36 fined under new alcohol laws
Christchurch police are seeing the benefits of new booze laws as they tackle one of the busiest alcohol-fuelled weeks of the year.
Within 48 hours of the new liquor laws taking effect, police had cracked down on liquor ban violators, handing out several $250 on-the-spot fines to wayward drinkers.
More than 120 officers last night descended on Christchurch to check bars for drunk patrons and pre-empting trouble brought on by holiday drinking.
The new Sale and Supply of Liquor Act took effect on Wednesday.
The legislation defined intoxication for the first time, allowing police to clamp down on bar owners serving drunks.
Intoxication under the new law is defined as displaying impaired speech, impaired behaviour, or impaired co- ordination.
Offenders risk a $10,000 fine and loss of licence for five years under the new three-strikes system.
Canterbury deployment manager Inspector Peter Cooper said police carried out 126 compliance checks at 56 different licensed premises last night and issued 36 infringement notices under the new law.
The offences included breaches of liquor bans and unaccompanied minors.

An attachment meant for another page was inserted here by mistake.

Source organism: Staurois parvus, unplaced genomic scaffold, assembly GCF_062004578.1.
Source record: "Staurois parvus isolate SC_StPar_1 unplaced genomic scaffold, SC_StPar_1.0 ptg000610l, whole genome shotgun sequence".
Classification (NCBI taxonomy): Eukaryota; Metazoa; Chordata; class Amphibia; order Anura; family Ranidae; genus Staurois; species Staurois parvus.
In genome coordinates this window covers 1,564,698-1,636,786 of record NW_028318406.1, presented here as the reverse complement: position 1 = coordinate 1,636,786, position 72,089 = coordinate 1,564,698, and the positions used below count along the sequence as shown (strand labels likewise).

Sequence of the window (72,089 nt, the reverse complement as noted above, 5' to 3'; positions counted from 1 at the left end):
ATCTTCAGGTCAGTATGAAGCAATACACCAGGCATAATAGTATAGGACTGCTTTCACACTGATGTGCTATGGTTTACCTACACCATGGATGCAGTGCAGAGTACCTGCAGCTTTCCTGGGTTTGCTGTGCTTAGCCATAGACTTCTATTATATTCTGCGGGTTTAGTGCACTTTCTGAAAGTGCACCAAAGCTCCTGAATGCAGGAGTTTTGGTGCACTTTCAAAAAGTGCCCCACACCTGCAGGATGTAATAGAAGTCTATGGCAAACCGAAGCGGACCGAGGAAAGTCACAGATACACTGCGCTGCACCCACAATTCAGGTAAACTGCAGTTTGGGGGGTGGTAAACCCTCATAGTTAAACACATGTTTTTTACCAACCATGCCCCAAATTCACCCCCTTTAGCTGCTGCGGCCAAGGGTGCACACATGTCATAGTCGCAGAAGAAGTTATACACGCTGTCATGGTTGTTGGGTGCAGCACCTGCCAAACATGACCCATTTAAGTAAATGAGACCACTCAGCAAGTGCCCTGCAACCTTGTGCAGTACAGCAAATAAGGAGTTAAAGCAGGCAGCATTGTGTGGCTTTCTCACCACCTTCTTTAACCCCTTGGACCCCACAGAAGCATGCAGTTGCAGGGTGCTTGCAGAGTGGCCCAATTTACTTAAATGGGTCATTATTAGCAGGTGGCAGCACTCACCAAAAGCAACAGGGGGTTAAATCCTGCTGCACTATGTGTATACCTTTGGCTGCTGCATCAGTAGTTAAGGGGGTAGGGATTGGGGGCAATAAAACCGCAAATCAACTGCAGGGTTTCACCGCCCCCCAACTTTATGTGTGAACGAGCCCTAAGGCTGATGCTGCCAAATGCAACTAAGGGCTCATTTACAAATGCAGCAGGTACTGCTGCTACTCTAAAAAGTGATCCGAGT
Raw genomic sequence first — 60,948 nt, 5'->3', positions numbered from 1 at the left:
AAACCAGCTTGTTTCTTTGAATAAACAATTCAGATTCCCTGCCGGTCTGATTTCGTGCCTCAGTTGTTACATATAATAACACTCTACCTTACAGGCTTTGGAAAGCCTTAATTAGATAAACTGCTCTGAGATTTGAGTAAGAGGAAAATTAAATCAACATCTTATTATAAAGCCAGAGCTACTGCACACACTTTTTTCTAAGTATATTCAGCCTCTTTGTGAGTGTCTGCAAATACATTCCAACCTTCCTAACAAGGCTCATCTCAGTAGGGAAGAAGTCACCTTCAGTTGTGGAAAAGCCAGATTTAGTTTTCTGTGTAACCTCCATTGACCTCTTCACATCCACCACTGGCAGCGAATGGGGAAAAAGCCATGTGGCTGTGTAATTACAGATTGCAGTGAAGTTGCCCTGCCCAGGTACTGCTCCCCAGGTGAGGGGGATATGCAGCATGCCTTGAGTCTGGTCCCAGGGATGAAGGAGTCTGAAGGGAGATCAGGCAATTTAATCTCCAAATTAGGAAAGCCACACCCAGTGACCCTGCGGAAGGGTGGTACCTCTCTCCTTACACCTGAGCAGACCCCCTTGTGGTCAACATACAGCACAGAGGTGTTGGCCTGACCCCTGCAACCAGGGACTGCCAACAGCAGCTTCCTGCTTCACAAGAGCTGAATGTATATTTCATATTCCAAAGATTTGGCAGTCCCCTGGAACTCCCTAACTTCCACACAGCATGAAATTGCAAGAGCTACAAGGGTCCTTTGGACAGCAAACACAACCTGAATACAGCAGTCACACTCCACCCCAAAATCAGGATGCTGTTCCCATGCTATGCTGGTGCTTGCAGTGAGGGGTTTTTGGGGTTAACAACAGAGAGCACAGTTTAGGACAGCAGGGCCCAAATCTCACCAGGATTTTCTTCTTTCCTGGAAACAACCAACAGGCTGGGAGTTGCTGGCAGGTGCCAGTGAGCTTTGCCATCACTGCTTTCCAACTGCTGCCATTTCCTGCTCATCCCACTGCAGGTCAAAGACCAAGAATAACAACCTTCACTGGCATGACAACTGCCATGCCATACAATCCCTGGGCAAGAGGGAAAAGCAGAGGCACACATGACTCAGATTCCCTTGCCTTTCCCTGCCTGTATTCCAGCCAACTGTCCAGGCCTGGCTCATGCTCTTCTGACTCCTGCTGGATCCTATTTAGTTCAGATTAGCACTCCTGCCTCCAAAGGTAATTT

"In general the city was busy with a number of office and workplace functions," he said.
A number of drink-driving checkpoints were also held across the city, catching 25 drivers with excess breath alcohol.
Another 39 arrests were made last night for a variety of other "alcohol-fueled" offences, Cooper said.
Carlton Hotel general manager Steve Holmes said the new laws were "just business as usual for us".
"The law has upped the ante and put a bit more pressure on people, but good operators have nothing to worry about."
Holmes had noticed a strong police presence this week and was happy to have them on standby.
"To me, it's the same as seeing a cop in the middle of the road checking speed. You don't speed," he said.
Hospitality New Zealand Canterbury president Peter Morrison said the first few days under the new law had been drama-free.
He had not heard of any problems from the industry and predicted the effects would be minor.
Drink-driving was a priority for police this Christmas and every motorist stopped over the holiday period would be breath-tested.
Liquor bans are in place in the central city, Hagley Park, the South Colombo area, Riccarton, Ilam, Merivale, and Papanui.
- © Fairfax NZ News
Why are fewer teens learning to drive?Related story: Teen non-drivers lazy 'narcissists'